The Ups and Downs of Polish Economy

15. 3. 2017

In the medium term, almost all economic government proposals will weaken rather than accelerate growth and at the same time reduce economic stability.

In 2015, Poland’s economy was the fastest- growing in Europe, at the rate of 3.6%. The government expects that this year’s growth will reach 3.8%, which perhaps is an overly optimistic assumption, but there is a consensus among economists that growth at the level of 3.4–3.6% is probable. It would again be one of the best results in Europe. Moreover, Polish economy is among the most stable in the European Union. In November 2014, the European Commission published a report assessing the equilibrium in the member-state economies. It took into account such factors as private and public debt, foreign trade balance, unemployment rate, credit flows in the private sector, and share in export markets. Along with nine other countries, Poland was included in the elite club of economies not threatened with imbalances.

Andy yet on January 15 this year, the Standard & Poor’s rating agency downgraded the long-term credit rating of Poland, denominated in foreign currencies, from A- to BBB+. It also changed the outlook from positive to negative, which means that there is a likelihood of a further downgrade in the next 24 months.

“Since winning the elections in October 2015, the new government in Poland has launched various legislative measures which we consider as weakening the independence and efficiency of key institutions, which is reflected in our assessment,” said S&P justifying its decision. This raised an uproar in Poland. Politicians from the ruling Law and Justice party, who claimed before the elections that Polish economy was in a bad state (its campaign slogan was “Poland is in ruin”), decided that the decision of the rating agency was political, and that Polish economy was in fact thriving. The opposition maintains that it indeed was thriving before the elections, but the policy of the current government would lead to a crisis.

Public Finances Far from Equilibrium

To accurately assess the condition of Polish economy, we must put aside the propaganda slogans both of the previous and the current government. Among the countries of the EU, Polish economy best absorbed the global financial crisis and now its GDP is 28% greater than in 2007. The government has in recent years reduced the deficit of the public sector and in June 2015 the European Union lifted the excessive deficit procedure against Poland. Polish exports are growing dynamically and last year there was a small surplus on the foreign trade sheet. A stable banking sector is a strong point of the Polish economy. In 2008 and 2009, Polish banks did not have to ask the government for bailouts—unlike American and European banks. But not everything looks as rosy as the previous government claimed.

In the last 25 years, Poland never managed to match government spending with revenues. Twenty years ago sovereign debt was (according to the EU methodology) at 164 billion złoty, and by 2014 it reached 867 billion złoty. In order to avoid an austerity program, the previous coalition government of the Civic Platform and the Polish Peasant Party took over the savings deposited in open pension funds managed by private companies. Compared with many European Union countries, public debt is not excessive— it amounts to just over 50% of the GDP, while in many EU countries it reaches 100%. But the debt is constantly rising and neither the previous nor the current government has any idea for stopping this process.

The public sector deficit slightly exceeds 3%, which would be acceptable if not for the fact that the economy is in a recovery phase. If it slows down, as it did in 2009 or 2012, spending and revenues will again go their separate ways and the debt will skyrocket.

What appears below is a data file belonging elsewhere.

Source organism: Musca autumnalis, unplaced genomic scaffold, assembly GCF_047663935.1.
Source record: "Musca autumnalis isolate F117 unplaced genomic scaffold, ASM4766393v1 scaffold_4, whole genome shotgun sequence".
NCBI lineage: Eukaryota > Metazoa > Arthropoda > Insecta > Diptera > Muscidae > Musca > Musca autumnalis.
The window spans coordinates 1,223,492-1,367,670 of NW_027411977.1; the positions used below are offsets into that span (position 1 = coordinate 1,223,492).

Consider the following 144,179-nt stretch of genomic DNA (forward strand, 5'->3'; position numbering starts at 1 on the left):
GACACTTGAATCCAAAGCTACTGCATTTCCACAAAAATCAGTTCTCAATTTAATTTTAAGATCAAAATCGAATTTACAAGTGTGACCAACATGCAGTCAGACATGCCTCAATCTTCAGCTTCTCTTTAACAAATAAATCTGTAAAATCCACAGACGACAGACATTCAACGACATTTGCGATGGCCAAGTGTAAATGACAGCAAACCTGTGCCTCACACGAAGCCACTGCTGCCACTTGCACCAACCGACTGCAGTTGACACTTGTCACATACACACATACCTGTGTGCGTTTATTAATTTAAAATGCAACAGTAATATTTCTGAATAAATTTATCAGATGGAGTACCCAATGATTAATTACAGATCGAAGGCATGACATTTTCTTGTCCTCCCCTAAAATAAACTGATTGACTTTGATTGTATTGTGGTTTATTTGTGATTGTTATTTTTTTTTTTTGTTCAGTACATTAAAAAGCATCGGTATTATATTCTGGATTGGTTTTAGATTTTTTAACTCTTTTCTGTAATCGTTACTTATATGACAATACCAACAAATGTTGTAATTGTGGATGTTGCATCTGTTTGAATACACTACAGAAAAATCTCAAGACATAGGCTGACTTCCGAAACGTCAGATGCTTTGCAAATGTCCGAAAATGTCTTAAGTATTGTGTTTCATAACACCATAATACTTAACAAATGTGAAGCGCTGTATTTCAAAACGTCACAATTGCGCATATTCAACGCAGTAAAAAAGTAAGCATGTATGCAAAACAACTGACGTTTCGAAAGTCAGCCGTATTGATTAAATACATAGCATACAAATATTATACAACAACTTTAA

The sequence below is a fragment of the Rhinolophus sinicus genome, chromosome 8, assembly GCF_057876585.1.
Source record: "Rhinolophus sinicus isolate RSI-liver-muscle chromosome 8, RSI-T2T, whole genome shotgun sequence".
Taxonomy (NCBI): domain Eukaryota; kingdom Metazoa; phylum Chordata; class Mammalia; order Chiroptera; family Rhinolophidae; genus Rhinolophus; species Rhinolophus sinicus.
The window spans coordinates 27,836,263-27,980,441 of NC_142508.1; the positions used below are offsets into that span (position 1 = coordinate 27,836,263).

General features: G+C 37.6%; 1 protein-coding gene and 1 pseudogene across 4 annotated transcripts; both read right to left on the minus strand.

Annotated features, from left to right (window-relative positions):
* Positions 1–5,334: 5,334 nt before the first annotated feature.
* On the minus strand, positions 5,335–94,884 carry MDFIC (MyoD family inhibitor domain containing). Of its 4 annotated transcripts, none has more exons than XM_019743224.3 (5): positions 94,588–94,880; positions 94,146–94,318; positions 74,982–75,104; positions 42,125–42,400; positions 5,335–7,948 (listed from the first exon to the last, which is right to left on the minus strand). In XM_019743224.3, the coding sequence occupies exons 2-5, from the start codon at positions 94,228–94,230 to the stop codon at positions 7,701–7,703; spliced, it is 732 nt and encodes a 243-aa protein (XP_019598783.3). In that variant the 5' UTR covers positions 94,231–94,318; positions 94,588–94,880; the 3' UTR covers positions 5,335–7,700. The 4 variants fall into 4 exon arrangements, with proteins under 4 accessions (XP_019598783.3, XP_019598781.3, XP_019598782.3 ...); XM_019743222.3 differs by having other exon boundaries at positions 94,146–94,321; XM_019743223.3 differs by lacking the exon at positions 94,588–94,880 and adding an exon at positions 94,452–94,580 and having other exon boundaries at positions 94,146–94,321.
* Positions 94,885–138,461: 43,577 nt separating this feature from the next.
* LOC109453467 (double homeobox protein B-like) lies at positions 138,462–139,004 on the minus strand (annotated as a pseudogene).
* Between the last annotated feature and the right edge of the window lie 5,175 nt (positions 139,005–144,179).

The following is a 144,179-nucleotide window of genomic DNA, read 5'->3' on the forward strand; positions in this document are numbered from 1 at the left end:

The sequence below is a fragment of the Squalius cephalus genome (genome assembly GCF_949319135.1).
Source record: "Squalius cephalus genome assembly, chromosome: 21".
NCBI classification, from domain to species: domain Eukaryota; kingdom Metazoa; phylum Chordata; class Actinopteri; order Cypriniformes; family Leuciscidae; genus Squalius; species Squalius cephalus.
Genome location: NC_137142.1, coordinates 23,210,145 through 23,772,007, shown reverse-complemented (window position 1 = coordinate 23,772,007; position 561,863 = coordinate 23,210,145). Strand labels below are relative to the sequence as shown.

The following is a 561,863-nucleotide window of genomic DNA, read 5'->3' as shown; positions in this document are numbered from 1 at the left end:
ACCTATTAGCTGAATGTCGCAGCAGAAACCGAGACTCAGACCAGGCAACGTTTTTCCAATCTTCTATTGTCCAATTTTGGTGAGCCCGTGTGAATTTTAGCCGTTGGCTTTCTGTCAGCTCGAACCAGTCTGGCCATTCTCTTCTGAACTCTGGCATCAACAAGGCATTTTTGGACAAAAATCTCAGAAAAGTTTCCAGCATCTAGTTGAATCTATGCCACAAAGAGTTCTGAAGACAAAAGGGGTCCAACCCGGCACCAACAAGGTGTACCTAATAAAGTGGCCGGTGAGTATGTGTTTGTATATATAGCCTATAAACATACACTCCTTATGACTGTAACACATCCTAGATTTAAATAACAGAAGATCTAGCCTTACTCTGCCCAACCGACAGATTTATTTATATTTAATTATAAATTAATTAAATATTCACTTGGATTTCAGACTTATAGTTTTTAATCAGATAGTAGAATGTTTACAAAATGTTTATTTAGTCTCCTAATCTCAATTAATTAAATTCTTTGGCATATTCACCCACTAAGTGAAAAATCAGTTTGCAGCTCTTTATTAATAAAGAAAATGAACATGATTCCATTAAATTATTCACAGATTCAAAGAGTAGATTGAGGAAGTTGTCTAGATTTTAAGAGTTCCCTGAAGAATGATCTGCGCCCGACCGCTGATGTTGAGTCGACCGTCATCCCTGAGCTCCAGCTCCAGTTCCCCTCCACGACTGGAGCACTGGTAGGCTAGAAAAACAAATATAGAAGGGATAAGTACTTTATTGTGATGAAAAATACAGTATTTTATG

Global economy is developing today in an environment of low interest rates, which we owe to unconventional policy of major central banks. Due to low interest rates, debt financing is cheap. But if interest rates go back to their long-term medium levels, the government will be forced to introduce austerity measures, which it strongly dislikes.

Ironically, problems of the Polish budget to some extent result from the inflow of structural funds. Poland is the greatest beneficiary of EU funds. But to make use of them, domestic institutions have to make their own financial contributions, which is a burden on state and local government budgets. The greatest absorption of funds is expected in 2017–2019. And the budget will be very strained in this period.

Middle Income Trap

A few years ago, the World Bank published a report showing that out of 101 countries which were in 1960 included in the group of middle income countries, only 13 advanced to the higher- income group by 2008. The rest was stuck in the “middle income trap.”

Most Polish economists agree with the prediction that Poland is threatened with the “middle income trap.” There are differences of opinion as to how to escape the “trap,” but everyone agrees that ill will not be easy.

The mechanism of the “trap” is known. It is easier to achieve increases of production when the starting point is low. Low-income countries compete on international markets with cheap labor and labor-intensive goods. They import technologies from better developed countries. They can achieve significant increases of productivity when there is a shift of employment from low productivity sectors—traditional agriculture, small trade, and crafts—to more efficient sectors such as manufacturing industry and modern services.

But as these countries grow, reserves of unqualified labor shrink and industrial workers demand higher wages, which undermines competitiveness if the economy is not producing goods with a higher added value.

Polish economy used to reach high dynamics, for it utilized simple reserves, foreign capital and technologies were flowing in, employment in non-efficient sectors—agriculture and mining— was decreasing while it was growing in services and manufacturing. However, these sources of growth are gradually drying up and hence the weakening development. In the 1990s (starting from 1992, when the recession resulting from the transition ended), Polish economy was growing at the average rate of 5.1%, in 2001–2010 the rate was 3.9%, and in 2011–2015 it was 3.0%. Forecasts made by both Polish and international institutions say that in the next decade the rate will go down to 2%, as that is the level at which rich countries are growing. But Poland will not be rich yet. It will stay in the “average” group.